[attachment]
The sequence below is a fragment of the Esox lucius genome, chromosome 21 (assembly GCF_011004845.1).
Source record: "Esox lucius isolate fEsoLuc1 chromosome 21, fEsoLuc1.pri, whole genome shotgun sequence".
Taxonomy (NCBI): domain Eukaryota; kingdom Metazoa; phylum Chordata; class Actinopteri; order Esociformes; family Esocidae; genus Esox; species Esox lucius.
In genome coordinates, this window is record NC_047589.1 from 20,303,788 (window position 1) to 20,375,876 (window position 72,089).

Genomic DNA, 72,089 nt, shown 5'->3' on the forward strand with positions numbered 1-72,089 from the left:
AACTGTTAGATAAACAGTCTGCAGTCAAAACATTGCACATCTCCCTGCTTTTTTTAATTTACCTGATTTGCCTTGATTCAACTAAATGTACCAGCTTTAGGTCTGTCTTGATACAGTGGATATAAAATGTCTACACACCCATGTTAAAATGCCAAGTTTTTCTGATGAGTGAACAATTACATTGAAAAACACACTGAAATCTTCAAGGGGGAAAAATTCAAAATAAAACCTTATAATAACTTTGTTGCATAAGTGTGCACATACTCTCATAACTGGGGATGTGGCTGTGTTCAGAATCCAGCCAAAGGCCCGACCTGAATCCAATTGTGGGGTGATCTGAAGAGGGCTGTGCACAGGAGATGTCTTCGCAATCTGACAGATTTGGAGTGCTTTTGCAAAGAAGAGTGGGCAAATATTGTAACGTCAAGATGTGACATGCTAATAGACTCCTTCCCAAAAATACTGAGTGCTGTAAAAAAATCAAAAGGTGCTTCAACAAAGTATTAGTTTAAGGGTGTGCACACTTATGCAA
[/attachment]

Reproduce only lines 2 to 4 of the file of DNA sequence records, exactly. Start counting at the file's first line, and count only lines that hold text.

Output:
Source record: "Esox lucius isolate fEsoLuc1 chromosome 21, fEsoLuc1.pri, whole genome shotgun sequence".
Taxonomy (NCBI): domain Eukaryota; kingdom Metazoa; phylum Chordata; class Actinopteri; order Esociformes; family Esocidae; genus Esox; species Esox lucius.
In genome coordinates, this window is record NC_047589.1 from 20,303,788 (window position 1) to 20,375,876 (window position 72,089).